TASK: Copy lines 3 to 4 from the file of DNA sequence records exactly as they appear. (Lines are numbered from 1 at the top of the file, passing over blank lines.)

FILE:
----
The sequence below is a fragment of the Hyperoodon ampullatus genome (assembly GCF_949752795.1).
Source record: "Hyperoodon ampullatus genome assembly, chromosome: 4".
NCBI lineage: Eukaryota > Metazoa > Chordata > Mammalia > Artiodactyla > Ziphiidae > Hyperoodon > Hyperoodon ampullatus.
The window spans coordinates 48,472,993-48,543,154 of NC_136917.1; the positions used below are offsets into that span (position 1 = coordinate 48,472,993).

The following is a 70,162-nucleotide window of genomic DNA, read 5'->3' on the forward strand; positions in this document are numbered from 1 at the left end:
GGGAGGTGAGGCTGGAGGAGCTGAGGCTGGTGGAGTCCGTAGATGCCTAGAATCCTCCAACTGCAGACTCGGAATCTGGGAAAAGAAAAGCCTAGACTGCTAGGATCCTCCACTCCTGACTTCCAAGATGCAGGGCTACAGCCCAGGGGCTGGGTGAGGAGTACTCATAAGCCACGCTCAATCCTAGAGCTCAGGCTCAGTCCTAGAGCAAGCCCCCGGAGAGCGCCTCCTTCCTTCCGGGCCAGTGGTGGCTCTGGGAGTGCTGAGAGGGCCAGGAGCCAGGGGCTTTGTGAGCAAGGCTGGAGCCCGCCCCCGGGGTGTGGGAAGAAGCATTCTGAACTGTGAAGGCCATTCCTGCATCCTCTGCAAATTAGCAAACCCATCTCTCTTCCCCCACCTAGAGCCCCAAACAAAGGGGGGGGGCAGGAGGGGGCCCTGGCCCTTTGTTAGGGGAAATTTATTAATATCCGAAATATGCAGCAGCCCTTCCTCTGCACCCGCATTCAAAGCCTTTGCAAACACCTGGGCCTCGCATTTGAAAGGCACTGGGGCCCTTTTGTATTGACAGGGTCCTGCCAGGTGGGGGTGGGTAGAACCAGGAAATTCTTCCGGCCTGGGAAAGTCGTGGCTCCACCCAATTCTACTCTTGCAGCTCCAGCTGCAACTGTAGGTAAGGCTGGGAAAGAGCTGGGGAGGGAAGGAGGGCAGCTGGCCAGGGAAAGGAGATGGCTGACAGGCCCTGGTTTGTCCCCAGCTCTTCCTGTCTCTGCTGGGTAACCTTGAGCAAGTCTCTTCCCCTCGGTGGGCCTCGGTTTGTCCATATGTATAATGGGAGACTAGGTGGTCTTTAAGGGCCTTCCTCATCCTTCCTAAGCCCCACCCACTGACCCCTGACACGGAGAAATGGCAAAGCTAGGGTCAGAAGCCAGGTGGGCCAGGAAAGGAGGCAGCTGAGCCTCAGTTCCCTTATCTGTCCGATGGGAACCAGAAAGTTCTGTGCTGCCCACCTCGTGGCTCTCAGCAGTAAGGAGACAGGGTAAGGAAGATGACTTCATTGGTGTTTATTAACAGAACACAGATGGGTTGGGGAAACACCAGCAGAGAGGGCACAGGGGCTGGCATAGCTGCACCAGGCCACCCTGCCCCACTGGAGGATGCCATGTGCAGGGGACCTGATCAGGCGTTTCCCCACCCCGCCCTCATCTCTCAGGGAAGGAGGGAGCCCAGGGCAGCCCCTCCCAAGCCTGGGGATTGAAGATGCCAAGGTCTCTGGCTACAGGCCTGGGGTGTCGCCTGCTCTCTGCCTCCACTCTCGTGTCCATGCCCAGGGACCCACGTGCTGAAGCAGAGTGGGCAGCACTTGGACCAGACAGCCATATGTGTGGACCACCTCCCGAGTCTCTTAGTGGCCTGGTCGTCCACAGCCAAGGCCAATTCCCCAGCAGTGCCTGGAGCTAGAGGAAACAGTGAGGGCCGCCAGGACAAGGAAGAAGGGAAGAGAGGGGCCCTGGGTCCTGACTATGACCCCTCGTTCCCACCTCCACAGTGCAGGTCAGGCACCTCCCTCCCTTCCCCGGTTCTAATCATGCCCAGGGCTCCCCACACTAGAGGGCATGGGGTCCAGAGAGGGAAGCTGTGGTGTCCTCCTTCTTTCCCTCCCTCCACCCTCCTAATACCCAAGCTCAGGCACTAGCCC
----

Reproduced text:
NCBI lineage: Eukaryota > Metazoa > Chordata > Mammalia > Artiodactyla > Ziphiidae > Hyperoodon > Hyperoodon ampullatus.
The window spans coordinates 48,472,993-48,543,154 of NC_136917.1; the positions used below are offsets into that span (position 1 = coordinate 48,472,993).